Austin Voth has never been a consistently good pitcher. If you’ve followed him at all, or if you’re a Nationals fan, you’ve seen it. Aside from a good year in 2019 when he pitched to a 3.30 ERA over 43.2 innings, Voth has had some rough seasons. Like, a 6.34 ERA in 2020 and a 5.34 ERA in 2021 rough.
And for the first couple months of this year for the Nats, it was even worse. Through May 30th of this year, Voth was in a bullpen role and was really bad, posting a 10.13 ERA and 2.14 WHIP through 18.2 innings.
Given, you know, everything about his career to that point, it’s not really a surprise the Nats—a team now in full-on rebuild mode—would elect to DFA the 30-year-old pitcher. But it was a bit more surprising (at least to me, an Orioles fan) that the Baltimore Orioles would claim Voth on waivers and toss him into the rotation.
But turning other teams’ trash into treasure has sort of been a specialty for the Orioles of late. Jorge Mateo was a waiver claim who’s now posting 2.5 WAR on the season so far, Ramón Urías was the same, he’s got 1.8 WAR on the year, and Anthony Santander was a Rule 5 pick and he’s got 1.9 WAR so far this year.
So I guess it shouldn’t come as much of a surprise that the Orioles have been able to tweak things with Voth, but I can’t say anyone expected what he’s been doing since coming to Baltimore, as he’s posted a 2.72 ERA with a 3.68 FIP and 1.14 WHIP in 12 starts.
So what exactly is going on with Voth?
What’s changed with Voth in Baltimore
There’s been one main thing Voth has changed since coming over to the Orioles—his pitch mix. Specifically, two things have happened with Voth’s pitch mix.
First, he’s got a new pitch:
That’s Voth’s slider, it’s a new pitch he hasn’t thrown at any other point in his career. So far, he’s only thrown it 33 times on the year, but I’d say it’s working pretty well, considering hitters haven’t hit it at all yet.
Alongside the new pitch, Voth has also switched up how he’s utilizing his arsenal. Take a look at how his pitch mix has changed throughout this year:
Voth is using his curveball more, and if Voth has one major strength, it’s definitely this curveball:
The pitch has an average spin rate of 2,985 RPM, good for 96th percentile in all of baseball in spin rate for curveballs, and it works really well. So far this year, opposing hitters have a .299 wOBA against the pitch with a 28.1% strikeout rate, a 29.7% chase rate, and a 29% CSW. Those aren’t ace numbers, but they’re rock solid and the best Voth has in his arsenal.
Since Voth joined the Orioles, he’s increased his curveball usage a decent bit, from 27.9% before he joined the team to 31% since he joined the team.
And even more, he’s adjusted where he’s throwing the pitch, more consistently locating it down and away for right-handed hitters (this year before joining the Orioles on the left, since joining the Orioles on the right):
So what’s he throwing less of? His fastball, a little bit, dropping its usage from 43.7% to 41.7%, but it’s still his primary pitch and honestly that’s fine. So far this year, hitters have a .328 wOBA against the pitch, you can definitely live with that from your fastball, especially considering the pitch averages just 94 MPH.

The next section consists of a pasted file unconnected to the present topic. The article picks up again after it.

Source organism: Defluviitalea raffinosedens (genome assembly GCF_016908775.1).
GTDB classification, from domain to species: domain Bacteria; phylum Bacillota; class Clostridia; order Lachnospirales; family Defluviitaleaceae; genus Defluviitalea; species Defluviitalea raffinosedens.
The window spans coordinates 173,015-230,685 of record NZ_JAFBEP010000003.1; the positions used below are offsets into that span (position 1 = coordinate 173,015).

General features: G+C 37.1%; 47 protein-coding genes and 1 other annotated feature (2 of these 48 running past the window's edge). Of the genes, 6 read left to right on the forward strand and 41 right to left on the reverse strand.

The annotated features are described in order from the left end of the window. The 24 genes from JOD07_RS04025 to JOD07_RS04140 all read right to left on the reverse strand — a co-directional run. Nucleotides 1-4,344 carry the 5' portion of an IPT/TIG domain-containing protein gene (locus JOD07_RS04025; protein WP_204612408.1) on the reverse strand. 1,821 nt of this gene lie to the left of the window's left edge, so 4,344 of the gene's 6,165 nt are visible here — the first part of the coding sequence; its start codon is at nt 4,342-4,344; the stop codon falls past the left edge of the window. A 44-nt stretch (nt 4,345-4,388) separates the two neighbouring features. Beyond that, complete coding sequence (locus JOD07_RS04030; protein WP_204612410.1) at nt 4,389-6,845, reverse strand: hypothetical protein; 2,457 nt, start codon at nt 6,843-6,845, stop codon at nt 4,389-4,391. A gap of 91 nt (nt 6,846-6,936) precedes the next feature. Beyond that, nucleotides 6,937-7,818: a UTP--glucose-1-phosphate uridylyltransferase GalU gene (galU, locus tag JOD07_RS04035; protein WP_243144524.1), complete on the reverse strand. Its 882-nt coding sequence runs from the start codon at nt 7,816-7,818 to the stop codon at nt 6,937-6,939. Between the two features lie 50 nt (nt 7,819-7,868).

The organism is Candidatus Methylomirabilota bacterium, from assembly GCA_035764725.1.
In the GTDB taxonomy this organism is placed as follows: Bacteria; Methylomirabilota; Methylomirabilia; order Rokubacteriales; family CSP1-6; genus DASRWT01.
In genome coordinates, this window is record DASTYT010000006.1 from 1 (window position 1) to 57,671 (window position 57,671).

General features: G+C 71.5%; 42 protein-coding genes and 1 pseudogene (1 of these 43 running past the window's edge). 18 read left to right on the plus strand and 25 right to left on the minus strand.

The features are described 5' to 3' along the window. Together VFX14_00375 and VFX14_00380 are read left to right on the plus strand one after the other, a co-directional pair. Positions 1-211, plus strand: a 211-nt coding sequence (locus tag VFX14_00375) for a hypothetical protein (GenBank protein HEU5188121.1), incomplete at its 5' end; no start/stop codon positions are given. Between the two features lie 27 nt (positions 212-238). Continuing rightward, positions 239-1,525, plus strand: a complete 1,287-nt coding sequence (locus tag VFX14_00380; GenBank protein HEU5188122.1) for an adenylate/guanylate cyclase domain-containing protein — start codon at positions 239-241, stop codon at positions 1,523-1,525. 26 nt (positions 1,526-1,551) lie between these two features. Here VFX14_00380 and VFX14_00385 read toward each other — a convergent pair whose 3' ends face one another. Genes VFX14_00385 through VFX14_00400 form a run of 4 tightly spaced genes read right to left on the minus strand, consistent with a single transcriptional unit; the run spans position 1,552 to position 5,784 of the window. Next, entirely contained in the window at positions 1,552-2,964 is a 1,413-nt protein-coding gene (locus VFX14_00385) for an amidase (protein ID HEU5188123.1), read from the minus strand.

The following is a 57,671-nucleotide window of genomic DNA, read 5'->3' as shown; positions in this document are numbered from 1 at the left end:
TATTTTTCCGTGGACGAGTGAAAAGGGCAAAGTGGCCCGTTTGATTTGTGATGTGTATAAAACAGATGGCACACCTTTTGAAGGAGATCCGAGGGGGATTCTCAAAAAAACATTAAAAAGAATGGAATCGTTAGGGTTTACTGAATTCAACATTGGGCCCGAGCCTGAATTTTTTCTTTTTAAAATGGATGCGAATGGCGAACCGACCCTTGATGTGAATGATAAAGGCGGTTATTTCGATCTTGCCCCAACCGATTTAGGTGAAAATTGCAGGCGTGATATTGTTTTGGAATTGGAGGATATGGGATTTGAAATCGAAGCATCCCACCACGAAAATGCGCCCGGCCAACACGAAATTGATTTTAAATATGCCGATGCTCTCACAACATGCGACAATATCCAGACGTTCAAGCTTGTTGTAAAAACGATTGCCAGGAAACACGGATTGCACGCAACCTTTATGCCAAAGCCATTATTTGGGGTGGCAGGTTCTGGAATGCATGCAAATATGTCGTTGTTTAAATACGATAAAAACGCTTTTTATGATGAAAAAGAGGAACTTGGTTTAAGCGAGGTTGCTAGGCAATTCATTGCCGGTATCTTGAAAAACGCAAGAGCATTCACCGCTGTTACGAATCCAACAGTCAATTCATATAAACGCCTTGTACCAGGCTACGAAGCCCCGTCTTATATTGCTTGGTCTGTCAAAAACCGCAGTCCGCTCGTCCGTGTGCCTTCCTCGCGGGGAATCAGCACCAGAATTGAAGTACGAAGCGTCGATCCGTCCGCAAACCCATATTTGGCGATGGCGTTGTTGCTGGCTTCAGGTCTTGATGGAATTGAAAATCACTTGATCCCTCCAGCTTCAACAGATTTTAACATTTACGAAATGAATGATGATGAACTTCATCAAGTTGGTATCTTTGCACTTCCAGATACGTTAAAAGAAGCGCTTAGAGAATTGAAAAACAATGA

But what he’s really stopped using as much is his cutter:
That pitch has been pretty rough so far this year, as opposing hitters have a .354 wOBA against it, so it makes sense that Voth would cut down how much he’s using it. Unsurprisingly, when you throw a bad pitch less, good things tend to happen.
So can Voth keep this up?
If you’ve been skeptically starting Voth in your fantasy leagues just waiting for him to blow up, I get it. The guy doesn’t exactly have a proven track record of success and if you thought this has been a Vargas Rule situation, I wouldn’t blame you at all.
But here’s the thing—Voth has made some noticeable, significant changes to his pitch arsenal, and if you’ve been paying attention to baseball long enough, you know how often pitchers can move the needle of their fantasy relevance with changes to their pitch mix. They learn a new curveball or a slider or amp up the spin rate on one of their pitches or change their delivery, it happens a lot.
So is that what’s happening with Austin Voth? It just might be.
Take a look at his peripherals and you’ll see regression is likely in store (I don’t think anyone was under the illusion Voth was a sub-3 ERA pitcher), but that regression might not be as bad as you think.
Since joining the Orioles, his 2.72 ERA has come with a 3.68 FIP, which is encouraging. Now, if you’re looking at his stats and you want to say “sure, but he’s got a 4.24 SIERA and 4.20 xFIP,” I think that’s a fair argument. My counter to that would be his 8.1% HR/FB rate may be sustainable given how much Camden Yards has changed and how much more pitcher-friendly it is than it used to be.
And on top of that, his contact against stats all seem pretty legit. Here’s a look at his actual stats vs. his expected stats so far this year since joining the Orioles:
They’re all pretty darn close. So yeah, while I think there’s definitely some regression in store for Voth coming down the stretch, he’s earned himself a consistent spot in the rotation going forward and I don’t think he’s going to necessarily blow up.
And as of this writing, he’s available in 89% of Yahoo leagues and 95% of ESPN leagues. He won’t wow you with strikeouts, but I think in deeper leagues, he could definitely be a solid pitcher for you down the stretch.
Feature image by Michael Packard (@CollectingPack on Twitter) / Photography by Mark Goldman / Icon Sportswire